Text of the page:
U.S. Firms Advance UAS ‘Detect and Avoid’ Capability

 - July 11, 2014, 6:05 AM
Industry and government testers plan to demonstrate a detect-and-avoid suite on NASA’s Ikhana air vehicle later this year. The aircraft will be outfitted with an AESA array of General Atomics due-regard radar

U.S. government and industry testers plan to begin data-gathering flights later this year using a system that will address perhaps the biggest technological hurdle to widespread use of unmanned aircraft systems (UAS)–the ability of a remotely piloted vehicle to “detect and avoid” (DAA) other aircraft. At the same time, a special committee convened by standards organization RTCA is working toward delivering DAA equipment standards by July 2016.

General Atomics, Honeywell, BAE Systems, the U.S. Federal Aviation Administration (FAA) and NASA will evaluate a DAA system with “self-separation” functionality using NASA’s Ikhana air vehicle–a General Atomics’ MQ-9 Predator B–during flight tests that are scheduled to begin in November at NASA’s Armstrong Flight Research Center, part of Edwards Air Force Base in California. The DAA system architecture combines automatic dependent surveillance-broadcast (ADS-B) position reporting and TCAS collision avoidance, which are both transponder-based “cooperative” technologies requiring other aircraft to be so equipped, and the General Atomics “due-regard” radar, an active electronically scanned array (AESA) X-band radar that can detect “non-cooperative” aircraft, that is, those without transponders.

The testers also plan to introduce an advanced airborne collision avoidance system-X (ACAS X) algorithm the FAA is studying for unmanned aircraft, known as ACAS Xu, developed by MIT Lincoln Laboratory.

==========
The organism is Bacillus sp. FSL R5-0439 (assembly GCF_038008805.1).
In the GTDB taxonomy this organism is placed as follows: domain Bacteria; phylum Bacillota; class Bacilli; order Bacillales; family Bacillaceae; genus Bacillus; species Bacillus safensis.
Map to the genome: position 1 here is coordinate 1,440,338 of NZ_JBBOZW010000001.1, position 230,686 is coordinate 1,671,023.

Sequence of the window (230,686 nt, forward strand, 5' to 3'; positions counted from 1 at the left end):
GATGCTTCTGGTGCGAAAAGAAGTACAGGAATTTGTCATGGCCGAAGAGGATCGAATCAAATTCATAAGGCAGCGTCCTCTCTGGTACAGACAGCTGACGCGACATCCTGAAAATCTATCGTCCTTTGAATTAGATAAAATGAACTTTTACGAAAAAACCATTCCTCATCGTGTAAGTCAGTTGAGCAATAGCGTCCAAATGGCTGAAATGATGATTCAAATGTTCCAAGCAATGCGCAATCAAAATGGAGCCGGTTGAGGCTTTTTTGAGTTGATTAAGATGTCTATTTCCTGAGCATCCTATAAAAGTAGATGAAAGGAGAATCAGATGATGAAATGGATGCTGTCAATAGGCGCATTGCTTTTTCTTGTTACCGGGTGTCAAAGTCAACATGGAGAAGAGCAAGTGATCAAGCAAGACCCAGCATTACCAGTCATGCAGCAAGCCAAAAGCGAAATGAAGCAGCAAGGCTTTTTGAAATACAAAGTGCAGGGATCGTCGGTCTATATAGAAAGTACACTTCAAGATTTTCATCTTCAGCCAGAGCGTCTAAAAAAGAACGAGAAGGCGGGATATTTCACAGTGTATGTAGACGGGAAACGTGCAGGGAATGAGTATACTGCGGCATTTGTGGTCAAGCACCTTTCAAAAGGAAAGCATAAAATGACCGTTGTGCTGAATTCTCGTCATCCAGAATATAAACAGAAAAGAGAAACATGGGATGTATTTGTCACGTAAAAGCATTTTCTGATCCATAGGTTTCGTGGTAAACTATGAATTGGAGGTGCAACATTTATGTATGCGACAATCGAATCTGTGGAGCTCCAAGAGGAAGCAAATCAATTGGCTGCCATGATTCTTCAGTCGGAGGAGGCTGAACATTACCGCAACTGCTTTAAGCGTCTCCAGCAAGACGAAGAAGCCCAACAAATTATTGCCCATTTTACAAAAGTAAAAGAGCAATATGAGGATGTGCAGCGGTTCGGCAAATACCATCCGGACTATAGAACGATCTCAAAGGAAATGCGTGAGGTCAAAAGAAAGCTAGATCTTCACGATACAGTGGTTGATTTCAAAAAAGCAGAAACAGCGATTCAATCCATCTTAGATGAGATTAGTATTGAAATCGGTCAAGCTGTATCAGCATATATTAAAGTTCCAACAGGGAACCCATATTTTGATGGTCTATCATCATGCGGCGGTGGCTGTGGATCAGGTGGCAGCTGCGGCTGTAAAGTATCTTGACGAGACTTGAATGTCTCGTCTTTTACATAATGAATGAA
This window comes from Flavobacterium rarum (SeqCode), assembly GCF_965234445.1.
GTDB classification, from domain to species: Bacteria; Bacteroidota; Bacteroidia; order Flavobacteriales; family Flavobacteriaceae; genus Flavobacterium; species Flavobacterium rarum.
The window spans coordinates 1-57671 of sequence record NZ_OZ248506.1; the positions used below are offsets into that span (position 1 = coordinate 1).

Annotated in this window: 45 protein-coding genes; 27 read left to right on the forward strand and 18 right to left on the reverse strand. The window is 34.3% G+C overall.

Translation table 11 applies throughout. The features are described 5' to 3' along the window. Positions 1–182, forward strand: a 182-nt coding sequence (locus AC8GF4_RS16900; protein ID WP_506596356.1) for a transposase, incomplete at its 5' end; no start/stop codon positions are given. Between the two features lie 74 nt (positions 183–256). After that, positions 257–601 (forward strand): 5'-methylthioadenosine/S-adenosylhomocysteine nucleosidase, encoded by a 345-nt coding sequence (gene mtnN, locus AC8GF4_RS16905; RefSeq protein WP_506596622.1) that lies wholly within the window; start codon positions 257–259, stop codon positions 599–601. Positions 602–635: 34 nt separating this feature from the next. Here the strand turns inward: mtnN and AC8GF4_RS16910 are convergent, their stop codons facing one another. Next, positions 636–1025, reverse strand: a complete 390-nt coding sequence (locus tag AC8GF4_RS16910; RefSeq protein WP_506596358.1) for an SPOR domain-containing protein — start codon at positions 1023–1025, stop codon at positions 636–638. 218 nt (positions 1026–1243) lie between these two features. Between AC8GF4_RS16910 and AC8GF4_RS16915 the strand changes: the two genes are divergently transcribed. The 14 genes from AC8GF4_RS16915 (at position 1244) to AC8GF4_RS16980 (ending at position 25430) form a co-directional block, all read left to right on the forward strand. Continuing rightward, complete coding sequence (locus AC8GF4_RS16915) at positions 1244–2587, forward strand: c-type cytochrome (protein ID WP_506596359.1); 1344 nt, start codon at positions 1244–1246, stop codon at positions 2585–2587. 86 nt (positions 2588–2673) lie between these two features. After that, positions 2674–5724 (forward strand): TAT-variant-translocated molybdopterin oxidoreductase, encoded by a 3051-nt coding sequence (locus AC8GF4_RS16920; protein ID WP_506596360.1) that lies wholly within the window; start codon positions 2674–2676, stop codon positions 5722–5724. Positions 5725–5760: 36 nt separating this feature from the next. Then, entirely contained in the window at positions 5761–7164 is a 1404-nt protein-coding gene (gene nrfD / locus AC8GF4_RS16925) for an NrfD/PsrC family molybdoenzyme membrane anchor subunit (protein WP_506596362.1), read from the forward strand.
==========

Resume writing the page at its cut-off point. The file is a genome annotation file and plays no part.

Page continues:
Self-separation is the ability of an aircraft to remain “well clear,” or safely separated from other aircraft. Due regard, a term that originated with the International Civil Aviation Organization (ICAO), refers to a requirement that military and state-owned aircraft be flown with “due regard for the safety of navigation of civil aircraft” when operating over international waters.

Last November, General Atomics conducted the first flight of a DAA system on a company-owned Predator B flown from its Gray Butte flight operations facility in Palmdale, California. The system combined a prototype due-regard radar, BAE’s AD/DPX-7 identification friend or foe transponder with ADS-B in reception and Honeywell TPA-100 TCAS processor, working in unison to detect and track cooperative and non-cooperative aircraft. Honeywell’s sensor fusion algorithm combined data from the multiple sensors into a single track for display in the ground control station, where General Atomics’ conflict prediction and display system aids the pilot in maneuvering the aircraft to stay well clear of traffic.

In an interview with AIN, General Atomics executives said self-separation is managed by the pilot on the ground, based on the fused sensor information sent to the ground control station. Track data for collision avoidance, a function of last resort, will be sent both to the ground and directly to the aircraft’s flight computer. The system’s TCAS function and autopilot are coupled. The pilot will have about three or four seconds to respond to a resolution advisory, or recommended evasive action; otherwise the autopilot will perform the maneuver.